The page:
What It Is (posts below left; rate sheet, client list, other stuff below right)

My name is Bob Land. I am a full-time freelance editor, indexer, and proofreader. This blog is my website.

You'll find my rate sheet and client list here, as well as musings on the life of a freelancer; editing, proofreading, and indexing concerns and issues; my ongoing battles with books and production; and the occasional personal revelation.

Feel free to contact me directly with additional questions: landondemand@gmail.com.

Thanks for visiting. Leave me a comment. Come back often.

Wednesday, June 29, 2011

Surprised? Insulted?

Just received an email from a client that decided to go with a different type of page numbering system. Instead of numbering each book sequentially from 1 to the end, the publisher has decided to number within each chapter. Thus, 1.1-end, 2.1-end. Kind of a tail-wagging-the-dog issue here, but the publisher has a reason for doing so.

Email reads:

Hi Bob,
I know we ran the idea of changing the page numbering system by you, and we wanted to let you know we have decided to use the approach described in the e-mail below. A week or so ago Jane asked me to ask you if your indexing/copyediting software could handle this type of numbering system, but we put contacting you about this on hold until the final decision was made to change the page numbering system. Now that the decision has been made, can your indexing/copyediting software handle this?

Let us know.
Thanks!

Longtime readers know where this one is going. Cue the snarky email response in 3, 2, 1:

Not sure what you mean by "software."

If you ever run into an indexer who touts his or her software, I'd run in the other direction.

And I guess I use the same copyediting software that your authors use writing software. Your authors let all the software do the mental work of writing and researching and editing and keeping review panels happy, right?

:-)

bl 

Tuesday, June 28, 2011

Haiku Monday: The Long and Short of It

Good Tuesday or later, folks.

We ended up with a nice bit of variety, although it was interesting how many haiku focused on food and beverage. Maybe that’s just a sign of where everyone’s head is. When I first thought of the theme, the denotation of the word that intrigued me was selling short -- profiting through loss, betting on a move to the downside. If I had to offer up a haiku this week, I’d have tried to do something with that. But as the definitions showed, many possibilities were available, and judging from the quality of the entries, I’m glad I was on the sidelines this week.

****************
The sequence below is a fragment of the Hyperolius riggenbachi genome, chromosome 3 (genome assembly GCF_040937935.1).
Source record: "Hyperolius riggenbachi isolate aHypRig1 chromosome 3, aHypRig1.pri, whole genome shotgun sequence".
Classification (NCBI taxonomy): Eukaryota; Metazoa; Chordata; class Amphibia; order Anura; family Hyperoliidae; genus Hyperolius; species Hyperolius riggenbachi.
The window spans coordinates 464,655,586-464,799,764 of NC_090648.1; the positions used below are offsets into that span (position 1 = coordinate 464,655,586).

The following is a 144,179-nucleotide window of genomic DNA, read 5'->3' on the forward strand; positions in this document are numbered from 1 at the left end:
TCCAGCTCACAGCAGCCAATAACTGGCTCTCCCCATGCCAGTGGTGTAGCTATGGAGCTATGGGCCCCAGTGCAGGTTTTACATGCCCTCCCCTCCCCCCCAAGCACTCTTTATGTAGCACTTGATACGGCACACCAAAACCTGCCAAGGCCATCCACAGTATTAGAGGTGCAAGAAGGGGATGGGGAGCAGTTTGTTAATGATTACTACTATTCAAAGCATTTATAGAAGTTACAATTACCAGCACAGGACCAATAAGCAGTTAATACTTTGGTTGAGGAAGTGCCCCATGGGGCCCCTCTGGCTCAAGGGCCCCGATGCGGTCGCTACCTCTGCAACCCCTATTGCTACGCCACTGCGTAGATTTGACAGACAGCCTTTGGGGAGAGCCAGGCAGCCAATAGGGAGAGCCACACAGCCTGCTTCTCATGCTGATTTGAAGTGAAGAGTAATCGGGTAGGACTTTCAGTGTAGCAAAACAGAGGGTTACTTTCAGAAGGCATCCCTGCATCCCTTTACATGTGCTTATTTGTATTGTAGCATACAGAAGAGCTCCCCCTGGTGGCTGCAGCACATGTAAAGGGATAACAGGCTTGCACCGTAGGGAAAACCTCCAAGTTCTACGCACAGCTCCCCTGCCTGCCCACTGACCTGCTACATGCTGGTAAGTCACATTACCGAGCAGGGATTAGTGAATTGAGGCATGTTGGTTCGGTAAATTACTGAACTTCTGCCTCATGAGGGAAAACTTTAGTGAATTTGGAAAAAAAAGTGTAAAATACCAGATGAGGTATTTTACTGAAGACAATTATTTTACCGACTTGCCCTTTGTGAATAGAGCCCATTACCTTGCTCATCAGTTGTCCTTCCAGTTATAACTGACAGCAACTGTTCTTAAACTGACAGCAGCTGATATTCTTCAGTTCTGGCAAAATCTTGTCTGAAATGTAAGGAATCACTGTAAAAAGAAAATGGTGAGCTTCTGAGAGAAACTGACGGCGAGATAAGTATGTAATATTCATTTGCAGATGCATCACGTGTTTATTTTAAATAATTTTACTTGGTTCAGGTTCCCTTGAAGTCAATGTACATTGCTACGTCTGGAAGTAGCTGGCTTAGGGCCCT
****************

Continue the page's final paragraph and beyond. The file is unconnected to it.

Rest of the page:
I do intend to keep this short, by the way. Every entry was quality. As I saw them come in, I thought, There’s a winner, there’s a winner. But when one in particular showed up, I knew where the blue ribbon was going, and subsequent entries didn’t move me off that dime.

The entries:

Karl 1: Gets a prize for working “glyexab” into the verse. There’s poetry in word verification.

Fishy 1–3: “Short bus” is always a metaphor and a euphemism that’s well worth mining. The “short ribs” entry made me wish I was invited to the party.

Karl 2: The long and short of the haiku process made me want to dance the hokey-pokey. Liked the rhythm.

Moi: Glad you found your knight in shining armor. I wish I’d have been there when you were thirteen. Alas, I was ensconced in a boys’ school, years away from thinking any female would ever even cough in my direction. (I’m still amazed when they do.) Eh, I’d have ended up on the trash heap, too. Moi at thirteen. Any of us at thirteen. The mind reels.

Chickory: In full disclosure and true to my profession, I should have given credit where it’s due and noted that the definitions were from Merriam-Webster’s Collegiate Dictionary (11th edition). There, that feels better. Somewhere back in my blog archives, I have an entry about whether “50 Cent” in an index should be alphabetized under “Fifty” or “Fiddy.” I get, obviously, the Randy Nouvel Homme reference, and I guess Gaga is “born this way.” I don’t know where the Fiddy comes in. When I saw “go, go, go shorty,” I thought a little further back -- to Joseph and the Amazing Technicolor Dreamcoat. Glad you’re over the plague. We need you plugging away in the many art realms.

Troll 1: Thanks for giving me a chance to ask my son to translate. I think it sounds better in the original.

Kym 1: Being short might be hard, but I think your stature will result in a longer life. I have always thought that life expectancy was related more to height than gender. Women are shorter; live longer. To wit, Muggsy Bogues has already outlasted Manute Bol. The human body’s not designed for excessive height. There’s a reason you hear “little old man,” and you don’t see a lot of six-foot-three nonagenarians stumbling around.

Troll 2: Thanks again for another gift: a visit to the Thomas Hobbes Liquor Emporium. Only at Haiku Monday.